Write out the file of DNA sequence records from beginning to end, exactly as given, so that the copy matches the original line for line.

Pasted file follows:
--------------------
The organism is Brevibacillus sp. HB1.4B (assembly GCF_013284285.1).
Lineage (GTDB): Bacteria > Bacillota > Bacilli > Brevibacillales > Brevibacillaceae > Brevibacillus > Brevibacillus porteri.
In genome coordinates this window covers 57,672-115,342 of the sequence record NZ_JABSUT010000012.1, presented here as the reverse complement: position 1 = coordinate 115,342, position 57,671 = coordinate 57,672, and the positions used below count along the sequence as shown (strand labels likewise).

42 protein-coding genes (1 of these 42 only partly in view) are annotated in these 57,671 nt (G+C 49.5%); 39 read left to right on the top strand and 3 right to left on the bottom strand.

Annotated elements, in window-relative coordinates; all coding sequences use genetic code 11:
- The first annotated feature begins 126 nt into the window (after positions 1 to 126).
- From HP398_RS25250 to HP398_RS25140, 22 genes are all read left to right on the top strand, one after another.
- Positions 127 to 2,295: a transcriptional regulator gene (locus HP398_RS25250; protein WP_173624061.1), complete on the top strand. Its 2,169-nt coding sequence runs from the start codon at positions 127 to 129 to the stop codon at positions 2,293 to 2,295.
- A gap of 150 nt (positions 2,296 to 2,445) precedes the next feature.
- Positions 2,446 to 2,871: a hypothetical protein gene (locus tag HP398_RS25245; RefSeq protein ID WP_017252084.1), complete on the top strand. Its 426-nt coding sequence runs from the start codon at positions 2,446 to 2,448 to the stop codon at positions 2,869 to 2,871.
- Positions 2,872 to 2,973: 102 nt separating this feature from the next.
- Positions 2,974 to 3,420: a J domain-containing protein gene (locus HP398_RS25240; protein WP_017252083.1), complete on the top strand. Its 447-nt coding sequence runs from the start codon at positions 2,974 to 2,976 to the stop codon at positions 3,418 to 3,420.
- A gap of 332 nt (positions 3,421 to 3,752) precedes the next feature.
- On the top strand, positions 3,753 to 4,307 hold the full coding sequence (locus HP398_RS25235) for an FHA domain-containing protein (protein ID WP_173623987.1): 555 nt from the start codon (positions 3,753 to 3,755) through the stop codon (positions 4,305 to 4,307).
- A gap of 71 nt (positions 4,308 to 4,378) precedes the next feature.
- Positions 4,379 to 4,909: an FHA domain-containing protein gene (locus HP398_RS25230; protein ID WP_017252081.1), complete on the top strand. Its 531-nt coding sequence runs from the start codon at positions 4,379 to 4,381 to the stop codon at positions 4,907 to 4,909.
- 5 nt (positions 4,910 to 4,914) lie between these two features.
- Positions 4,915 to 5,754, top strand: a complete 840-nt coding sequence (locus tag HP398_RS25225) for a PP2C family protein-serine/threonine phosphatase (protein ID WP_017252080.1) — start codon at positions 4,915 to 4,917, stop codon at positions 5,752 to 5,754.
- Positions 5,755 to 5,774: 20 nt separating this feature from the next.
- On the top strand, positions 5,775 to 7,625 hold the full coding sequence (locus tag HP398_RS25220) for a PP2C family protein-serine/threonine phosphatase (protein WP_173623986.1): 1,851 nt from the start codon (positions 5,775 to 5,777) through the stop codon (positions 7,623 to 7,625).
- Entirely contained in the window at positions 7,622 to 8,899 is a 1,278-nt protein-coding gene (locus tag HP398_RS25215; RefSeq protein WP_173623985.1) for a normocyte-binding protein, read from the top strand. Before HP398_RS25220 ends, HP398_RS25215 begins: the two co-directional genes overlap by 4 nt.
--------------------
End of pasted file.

The organism is Brevibacillus sp. HB1.4B (assembly GCF_013284285.1).
Lineage (GTDB): Bacteria > Bacillota > Bacilli > Brevibacillales > Brevibacillaceae > Brevibacillus > Brevibacillus porteri.
In genome coordinates this window covers 57,672-115,342 of the sequence record NZ_JABSUT010000012.1, presented here as the reverse complement: position 1 = coordinate 115,342, position 57,671 = coordinate 57,672, and the positions used below count along the sequence as shown (strand labels likewise).

42 protein-coding genes (1 of these 42 only partly in view) are annotated in these 57,671 nt (G+C 49.5%); 39 read left to right on the top strand and 3 right to left on the bottom strand.

Annotated elements, in window-relative coordinates; all coding sequences use genetic code 11:
- The first annotated feature begins 126 nt into the window (after positions 1 to 126).
- From HP398_RS25250 to HP398_RS25140, 22 genes are all read left to right on the top strand, one after another.
- Positions 127 to 2,295: a transcriptional regulator gene (locus HP398_RS25250; protein WP_173624061.1), complete on the top strand. Its 2,169-nt coding sequence runs from the start codon at positions 127 to 129 to the stop codon at positions 2,293 to 2,295.
- A gap of 150 nt (positions 2,296 to 2,445) precedes the next feature.
- Positions 2,446 to 2,871: a hypothetical protein gene (locus tag HP398_RS25245; RefSeq protein ID WP_017252084.1), complete on the top strand. Its 426-nt coding sequence runs from the start codon at positions 2,446 to 2,448 to the stop codon at positions 2,869 to 2,871.
- Positions 2,872 to 2,973: 102 nt separating this feature from the next.
- Positions 2,974 to 3,420: a J domain-containing protein gene (locus HP398_RS25240; protein WP_017252083.1), complete on the top strand. Its 447-nt coding sequence runs from the start codon at positions 2,974 to 2,976 to the stop codon at positions 3,418 to 3,420.
- A gap of 332 nt (positions 3,421 to 3,752) precedes the next feature.
- On the top strand, positions 3,753 to 4,307 hold the full coding sequence (locus HP398_RS25235) for an FHA domain-containing protein (protein ID WP_173623987.1): 555 nt from the start codon (positions 3,753 to 3,755) through the stop codon (positions 4,305 to 4,307).
- A gap of 71 nt (positions 4,308 to 4,378) precedes the next feature.
- Positions 4,379 to 4,909: an FHA domain-containing protein gene (locus HP398_RS25230; protein ID WP_017252081.1), complete on the top strand. Its 531-nt coding sequence runs from the start codon at positions 4,379 to 4,381 to the stop codon at positions 4,907 to 4,909.
- 5 nt (positions 4,910 to 4,914) lie between these two features.
- Positions 4,915 to 5,754, top strand: a complete 840-nt coding sequence (locus tag HP398_RS25225) for a PP2C family protein-serine/threonine phosphatase (protein ID WP_017252080.1) — start codon at positions 4,915 to 4,917, stop codon at positions 5,752 to 5,754.
- Positions 5,755 to 5,774: 20 nt separating this feature from the next.
- On the top strand, positions 5,775 to 7,625 hold the full coding sequence (locus tag HP398_RS25220) for a PP2C family protein-serine/threonine phosphatase (protein WP_173623986.1): 1,851 nt from the start codon (positions 5,775 to 5,777) through the stop codon (positions 7,623 to 7,625).
- Entirely contained in the window at positions 7,622 to 8,899 is a 1,278-nt protein-coding gene (locus tag HP398_RS25215; RefSeq protein WP_173623985.1) for a normocyte-binding protein, read from the top strand. Before HP398_RS25220 ends, HP398_RS25215 begins: the two co-directional genes overlap by 4 nt.